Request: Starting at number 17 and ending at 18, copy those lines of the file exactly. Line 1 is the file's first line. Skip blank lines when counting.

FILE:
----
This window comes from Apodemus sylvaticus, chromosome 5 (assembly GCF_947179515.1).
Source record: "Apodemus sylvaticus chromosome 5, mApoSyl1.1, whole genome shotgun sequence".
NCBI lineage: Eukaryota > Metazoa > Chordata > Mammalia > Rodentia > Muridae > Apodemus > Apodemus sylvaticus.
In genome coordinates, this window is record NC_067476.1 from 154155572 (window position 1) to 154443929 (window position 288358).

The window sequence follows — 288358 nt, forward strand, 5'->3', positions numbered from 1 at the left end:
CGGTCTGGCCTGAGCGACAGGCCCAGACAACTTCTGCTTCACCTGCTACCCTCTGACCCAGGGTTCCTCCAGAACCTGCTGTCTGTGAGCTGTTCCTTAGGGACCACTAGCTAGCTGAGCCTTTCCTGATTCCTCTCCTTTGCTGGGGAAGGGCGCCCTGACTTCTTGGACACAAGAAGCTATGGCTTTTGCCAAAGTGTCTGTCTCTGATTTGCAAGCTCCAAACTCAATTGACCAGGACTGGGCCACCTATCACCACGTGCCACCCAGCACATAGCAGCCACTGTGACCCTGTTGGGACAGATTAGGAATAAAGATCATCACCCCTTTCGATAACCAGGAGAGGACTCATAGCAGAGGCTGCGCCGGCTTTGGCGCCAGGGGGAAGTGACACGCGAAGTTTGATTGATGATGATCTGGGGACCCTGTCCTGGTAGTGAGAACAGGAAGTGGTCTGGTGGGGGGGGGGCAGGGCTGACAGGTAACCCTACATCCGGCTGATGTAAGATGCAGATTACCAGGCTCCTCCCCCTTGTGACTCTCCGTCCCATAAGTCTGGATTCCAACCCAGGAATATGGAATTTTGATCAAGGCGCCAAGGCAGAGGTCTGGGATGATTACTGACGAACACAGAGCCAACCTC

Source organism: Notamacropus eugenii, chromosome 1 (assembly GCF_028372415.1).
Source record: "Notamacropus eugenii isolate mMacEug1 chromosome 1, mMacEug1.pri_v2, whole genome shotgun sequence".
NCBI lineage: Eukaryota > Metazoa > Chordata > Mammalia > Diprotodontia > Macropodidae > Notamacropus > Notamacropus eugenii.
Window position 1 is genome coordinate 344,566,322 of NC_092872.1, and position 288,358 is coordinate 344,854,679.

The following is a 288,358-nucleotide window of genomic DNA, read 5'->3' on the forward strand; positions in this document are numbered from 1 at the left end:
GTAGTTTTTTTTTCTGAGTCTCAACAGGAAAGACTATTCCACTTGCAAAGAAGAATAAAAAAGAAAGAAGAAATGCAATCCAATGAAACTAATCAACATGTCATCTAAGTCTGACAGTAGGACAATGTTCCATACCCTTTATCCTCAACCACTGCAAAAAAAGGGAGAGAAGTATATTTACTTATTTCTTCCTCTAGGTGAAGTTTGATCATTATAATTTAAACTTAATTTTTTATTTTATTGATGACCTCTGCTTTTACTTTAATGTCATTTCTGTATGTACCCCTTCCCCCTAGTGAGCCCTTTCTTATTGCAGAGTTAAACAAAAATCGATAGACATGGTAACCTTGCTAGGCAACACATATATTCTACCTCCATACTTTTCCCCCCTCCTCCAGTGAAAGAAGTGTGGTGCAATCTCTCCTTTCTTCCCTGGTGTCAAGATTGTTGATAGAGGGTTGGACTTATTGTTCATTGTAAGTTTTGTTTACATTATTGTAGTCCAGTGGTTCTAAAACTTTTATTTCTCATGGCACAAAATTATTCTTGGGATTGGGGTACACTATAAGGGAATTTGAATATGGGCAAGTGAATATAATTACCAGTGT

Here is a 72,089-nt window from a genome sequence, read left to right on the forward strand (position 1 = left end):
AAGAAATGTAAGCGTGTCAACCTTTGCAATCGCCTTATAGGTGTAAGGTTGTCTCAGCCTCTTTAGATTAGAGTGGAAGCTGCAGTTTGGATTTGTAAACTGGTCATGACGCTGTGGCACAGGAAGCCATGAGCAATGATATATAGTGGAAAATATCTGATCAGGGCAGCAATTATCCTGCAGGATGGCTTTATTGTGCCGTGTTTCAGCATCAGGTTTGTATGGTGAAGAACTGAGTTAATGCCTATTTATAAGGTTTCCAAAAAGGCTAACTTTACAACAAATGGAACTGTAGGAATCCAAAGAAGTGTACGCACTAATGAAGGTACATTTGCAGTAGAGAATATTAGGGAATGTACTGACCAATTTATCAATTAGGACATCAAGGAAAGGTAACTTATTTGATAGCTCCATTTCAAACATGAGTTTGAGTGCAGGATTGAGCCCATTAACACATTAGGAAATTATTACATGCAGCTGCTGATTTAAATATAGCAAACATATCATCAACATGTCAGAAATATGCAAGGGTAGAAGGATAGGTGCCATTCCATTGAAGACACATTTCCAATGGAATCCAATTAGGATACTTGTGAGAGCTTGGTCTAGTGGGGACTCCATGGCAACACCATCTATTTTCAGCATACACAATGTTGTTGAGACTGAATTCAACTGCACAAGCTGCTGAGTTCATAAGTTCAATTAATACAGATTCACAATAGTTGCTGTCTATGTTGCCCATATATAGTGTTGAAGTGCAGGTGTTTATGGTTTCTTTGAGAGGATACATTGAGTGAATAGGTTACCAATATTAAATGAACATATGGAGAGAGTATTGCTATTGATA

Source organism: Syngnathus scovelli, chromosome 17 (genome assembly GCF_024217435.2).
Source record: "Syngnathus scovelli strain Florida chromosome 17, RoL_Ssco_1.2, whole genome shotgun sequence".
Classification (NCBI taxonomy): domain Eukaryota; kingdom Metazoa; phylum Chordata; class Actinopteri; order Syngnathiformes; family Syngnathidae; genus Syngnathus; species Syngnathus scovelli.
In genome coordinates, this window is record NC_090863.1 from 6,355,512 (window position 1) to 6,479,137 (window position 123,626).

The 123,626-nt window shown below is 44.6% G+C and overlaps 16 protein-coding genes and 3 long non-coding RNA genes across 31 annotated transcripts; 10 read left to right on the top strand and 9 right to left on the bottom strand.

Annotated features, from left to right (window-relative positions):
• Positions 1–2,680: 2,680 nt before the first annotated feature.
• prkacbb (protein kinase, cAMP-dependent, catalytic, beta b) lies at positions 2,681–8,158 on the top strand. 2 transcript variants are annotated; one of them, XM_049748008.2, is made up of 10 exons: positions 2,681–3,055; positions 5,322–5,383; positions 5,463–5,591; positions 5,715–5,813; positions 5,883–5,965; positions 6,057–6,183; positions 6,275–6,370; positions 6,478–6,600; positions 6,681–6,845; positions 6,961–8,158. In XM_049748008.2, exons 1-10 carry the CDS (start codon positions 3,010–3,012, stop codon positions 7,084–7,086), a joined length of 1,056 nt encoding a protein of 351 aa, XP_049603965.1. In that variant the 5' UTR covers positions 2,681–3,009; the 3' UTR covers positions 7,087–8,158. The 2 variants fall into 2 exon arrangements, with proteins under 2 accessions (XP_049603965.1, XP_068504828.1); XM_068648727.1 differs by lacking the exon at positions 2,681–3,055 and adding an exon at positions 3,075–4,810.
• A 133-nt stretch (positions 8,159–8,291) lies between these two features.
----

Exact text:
Classification (NCBI taxonomy): domain Eukaryota; kingdom Metazoa; phylum Chordata; class Actinopteri; order Syngnathiformes; family Syngnathidae; genus Syngnathus; species Syngnathus scovelli.
In genome coordinates, this window is record NC_090863.1 from 6,355,512 (window position 1) to 6,479,137 (window position 123,626).